How much can one obscure court case do to prevent flooding, reduce water pollution, protect natural areas, compel a government agency to abide by its rules, and promote public participation in permit decisions on major developments?
Plenty, as it turns out.
In a densely worded 46-page opinion handed down last week by a unanimous three-judge panel of the Appellate Division, one court decision appears to have done all that and perhaps even more. (Full disclosure: This writer was the lead attorney for the winning side in that case.)
The name of this landmark case -- “In the Matter of Authorization for Freshwater Wetlands General Permit No.6 . . . ” -- lacks the pithy punch of “Roe v. Wade” or “Brown v. Board of Education,” landmark decisions known by virtually everyone.
But lack of marquee appeal does not diminish the importance of this case, which should be widely studied by regulators at the Department of Environmental Protection (DEP), land-use attorneys and engineers, and consultants, as well as by environmental groups seeking to take advantage of the ruling as useful precedent.
The decision will also be fodder for real estate interests and lobbyists looking to find ways to mitigate -- if not nullify -- the widespread impact of the court’s finding.
So what exactly did the court do?
The court reversed DEP permits that allowed a developer to fill an acre of freshwater wetlands in order to build a complex stormwater management system for a rehabilitation facility in Hamilton Township (Mercer County).
In doing so, the court struck down the DEP’s reliance on a “black-box” computer spreadsheet to prove compliance with one of the most important single regulations on the books for controlling runoff and pollution from “impervious surfaces” such as roofs, roads, and parking lots.
That regulation, which the DEP had been systematically ignoring, requires every applicant for a “major development” -- defined as any project disturbing more than one acre of land -- to show it will use “nonstructural strategies to the maximum extent practicable” to control stormwater runoff and prevent nonpoint water pollution.
And what are these “nonstructural strategies?”
Put simply, they are natural ways to control flooding -- ones that we ignore at great peril. Adhering to them means designing to “minimize land disturbance, minimize impervious surfaces, minimize the use of storm water pipes, and preserving natural drainage features” wherever possible.
They are nature’s alternative to the pipes and concrete-lined drainage ditches that engineers typically favor and developers install around the perimeter of projects.
As the court found, starting in 2006 the DEP began allowing developer applicants to prove they were maximizing their use of natural systems by plugging numbers or calculations into a computer program called the Nonstructural Strategies Point System. (The black box I alluded to earlier.) The NSPS would then spit out a spreadsheet.
If that spreadsheet showed enough “points,” the project was approved. And few, if any, additional were asked by DEP reviewers. Only if the spreadsheet came up short would the DEP staff actually review the site-specific facts to determine if the project complied with the regulation. Sort of heads I win and tails I don’t necessarily lose.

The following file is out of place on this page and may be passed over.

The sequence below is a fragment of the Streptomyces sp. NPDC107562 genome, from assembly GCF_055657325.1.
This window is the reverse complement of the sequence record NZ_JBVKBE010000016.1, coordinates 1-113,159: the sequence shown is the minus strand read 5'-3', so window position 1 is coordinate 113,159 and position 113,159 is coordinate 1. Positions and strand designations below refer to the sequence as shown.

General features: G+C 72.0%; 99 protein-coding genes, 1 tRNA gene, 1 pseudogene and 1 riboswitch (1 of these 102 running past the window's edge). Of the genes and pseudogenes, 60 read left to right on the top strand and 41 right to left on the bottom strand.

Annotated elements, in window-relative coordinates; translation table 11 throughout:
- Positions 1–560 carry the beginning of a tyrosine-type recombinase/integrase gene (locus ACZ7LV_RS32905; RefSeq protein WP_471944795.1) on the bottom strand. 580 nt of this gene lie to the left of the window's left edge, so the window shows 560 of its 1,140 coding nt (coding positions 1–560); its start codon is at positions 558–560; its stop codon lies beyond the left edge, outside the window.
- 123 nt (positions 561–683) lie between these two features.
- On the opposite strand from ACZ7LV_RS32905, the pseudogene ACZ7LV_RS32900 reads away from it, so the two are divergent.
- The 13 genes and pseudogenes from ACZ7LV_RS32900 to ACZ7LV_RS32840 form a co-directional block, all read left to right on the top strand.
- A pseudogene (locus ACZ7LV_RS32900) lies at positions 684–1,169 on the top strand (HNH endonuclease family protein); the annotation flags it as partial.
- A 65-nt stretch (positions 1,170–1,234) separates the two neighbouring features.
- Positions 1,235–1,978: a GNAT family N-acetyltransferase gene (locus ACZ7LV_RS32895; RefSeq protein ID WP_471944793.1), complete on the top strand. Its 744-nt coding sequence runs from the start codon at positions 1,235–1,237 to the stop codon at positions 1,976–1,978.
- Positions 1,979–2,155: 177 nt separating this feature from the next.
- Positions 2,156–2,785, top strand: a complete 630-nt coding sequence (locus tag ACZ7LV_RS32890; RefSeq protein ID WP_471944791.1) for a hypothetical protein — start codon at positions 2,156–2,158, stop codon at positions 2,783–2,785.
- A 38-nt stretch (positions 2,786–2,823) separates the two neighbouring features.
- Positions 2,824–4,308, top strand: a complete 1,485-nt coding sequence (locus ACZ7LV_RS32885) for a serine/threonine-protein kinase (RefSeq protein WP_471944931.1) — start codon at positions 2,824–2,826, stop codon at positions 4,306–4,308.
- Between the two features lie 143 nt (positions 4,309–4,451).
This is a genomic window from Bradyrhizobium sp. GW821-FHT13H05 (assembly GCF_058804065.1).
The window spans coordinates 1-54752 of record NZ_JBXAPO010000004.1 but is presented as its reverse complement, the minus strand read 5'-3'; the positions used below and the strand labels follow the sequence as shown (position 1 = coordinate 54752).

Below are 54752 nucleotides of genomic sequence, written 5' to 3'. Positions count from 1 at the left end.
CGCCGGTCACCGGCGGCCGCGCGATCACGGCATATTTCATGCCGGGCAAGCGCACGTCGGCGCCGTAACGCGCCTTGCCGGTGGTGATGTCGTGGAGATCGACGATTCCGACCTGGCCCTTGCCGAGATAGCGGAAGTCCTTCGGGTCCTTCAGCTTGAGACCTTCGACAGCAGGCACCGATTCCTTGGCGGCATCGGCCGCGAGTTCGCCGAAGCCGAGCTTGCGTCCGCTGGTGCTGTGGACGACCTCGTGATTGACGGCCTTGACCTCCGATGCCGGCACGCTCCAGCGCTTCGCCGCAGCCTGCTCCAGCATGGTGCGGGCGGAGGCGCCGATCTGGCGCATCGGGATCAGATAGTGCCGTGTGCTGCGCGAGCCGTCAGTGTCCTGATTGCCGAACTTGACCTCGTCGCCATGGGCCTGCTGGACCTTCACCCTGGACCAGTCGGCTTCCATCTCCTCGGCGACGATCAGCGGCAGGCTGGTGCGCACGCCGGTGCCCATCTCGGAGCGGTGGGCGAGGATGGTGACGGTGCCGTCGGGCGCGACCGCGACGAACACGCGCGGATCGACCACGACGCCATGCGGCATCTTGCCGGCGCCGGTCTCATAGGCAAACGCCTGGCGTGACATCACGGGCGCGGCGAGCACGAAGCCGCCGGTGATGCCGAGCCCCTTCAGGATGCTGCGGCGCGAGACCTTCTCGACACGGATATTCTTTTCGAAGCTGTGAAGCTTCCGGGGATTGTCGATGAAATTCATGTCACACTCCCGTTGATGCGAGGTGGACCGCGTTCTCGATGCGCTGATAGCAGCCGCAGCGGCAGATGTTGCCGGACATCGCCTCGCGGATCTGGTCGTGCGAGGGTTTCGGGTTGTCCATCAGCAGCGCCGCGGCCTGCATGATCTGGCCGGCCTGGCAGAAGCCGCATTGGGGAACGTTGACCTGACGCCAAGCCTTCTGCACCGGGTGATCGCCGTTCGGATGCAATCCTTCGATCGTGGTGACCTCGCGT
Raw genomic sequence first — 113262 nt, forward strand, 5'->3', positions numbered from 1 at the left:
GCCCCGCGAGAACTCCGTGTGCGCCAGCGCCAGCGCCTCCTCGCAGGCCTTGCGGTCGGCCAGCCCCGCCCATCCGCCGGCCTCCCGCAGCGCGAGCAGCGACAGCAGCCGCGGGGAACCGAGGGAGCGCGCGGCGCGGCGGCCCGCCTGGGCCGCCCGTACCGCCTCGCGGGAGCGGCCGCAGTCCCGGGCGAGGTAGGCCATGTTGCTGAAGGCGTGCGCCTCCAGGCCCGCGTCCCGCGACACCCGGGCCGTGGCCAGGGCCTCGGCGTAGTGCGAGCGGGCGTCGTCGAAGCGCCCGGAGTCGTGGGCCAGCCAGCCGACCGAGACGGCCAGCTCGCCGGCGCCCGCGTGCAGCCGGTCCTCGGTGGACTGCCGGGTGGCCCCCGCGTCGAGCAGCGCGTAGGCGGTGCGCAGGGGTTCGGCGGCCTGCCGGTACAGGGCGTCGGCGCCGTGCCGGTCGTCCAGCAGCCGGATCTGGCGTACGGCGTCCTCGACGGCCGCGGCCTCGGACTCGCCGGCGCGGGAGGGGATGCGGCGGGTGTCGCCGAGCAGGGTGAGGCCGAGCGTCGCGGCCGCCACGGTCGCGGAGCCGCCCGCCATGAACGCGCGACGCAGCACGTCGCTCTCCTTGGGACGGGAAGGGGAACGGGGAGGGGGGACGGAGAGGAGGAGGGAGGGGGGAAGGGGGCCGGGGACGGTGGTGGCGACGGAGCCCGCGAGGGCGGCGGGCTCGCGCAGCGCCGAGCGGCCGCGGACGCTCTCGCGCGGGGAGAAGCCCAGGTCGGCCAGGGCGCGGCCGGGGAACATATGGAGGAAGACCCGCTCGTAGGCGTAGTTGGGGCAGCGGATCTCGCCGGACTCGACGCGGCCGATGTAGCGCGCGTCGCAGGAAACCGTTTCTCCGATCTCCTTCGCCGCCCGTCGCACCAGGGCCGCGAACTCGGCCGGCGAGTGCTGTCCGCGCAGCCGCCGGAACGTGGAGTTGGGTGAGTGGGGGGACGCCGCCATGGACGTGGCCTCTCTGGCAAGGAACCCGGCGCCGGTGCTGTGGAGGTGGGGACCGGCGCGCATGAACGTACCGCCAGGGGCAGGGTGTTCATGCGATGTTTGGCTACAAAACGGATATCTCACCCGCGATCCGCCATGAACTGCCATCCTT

The legal problem with the NSPS was not that it was bad for the environment -- as it demonstrably was -- but that it conflicted with the very regulation it claimed to implement. Worse, it had never been vetted in the public rule-making process mandated by the Administrative Procedures Act or APA, unlike the design-with-nature rule it effectively nullified.
To put it mildly, as the court’s opinion suggests, the NSPS was a developer’s dream come true. Besides violating the APA, it largely shut out public input on the merits of any particular project. That’s because once the NSPS approved a project as a sort of surrogate DEP -- as doubtless happened dozens if not hundreds of times during the seven years it has been in use -- all review was at an end.
So what happens now? I can almost hear the cries of alarm and gnashing of teeth by developers who will argue that this decision means the end to economic development and job creation in a state with persistently high unemployment.
Far from it. What the court ruling means -- if it withstands the inevitable backlash -- is that designers of major projects must avoid the cookie-cutter approaches to stormwater control that have so thoroughly failed to prevent flooding all across this soggy Garden State.
Architects, builders, and engineers will be challenged to build homes and shopping centers and office parks near woodlands and natural areas, preserving them so that rainwater reaches the earth instead of being sluiced through pipes as runoff off and wastewater into drainage ditches and overflowing storm sewers.
In short, if the court’s decision stands up to the expected counterattack -- more precisely, if defenders rally strongly behind it -- “In the Matter of Authorization for Freshwater Wetlands General Permit No. 6" may well join other landmark decisions.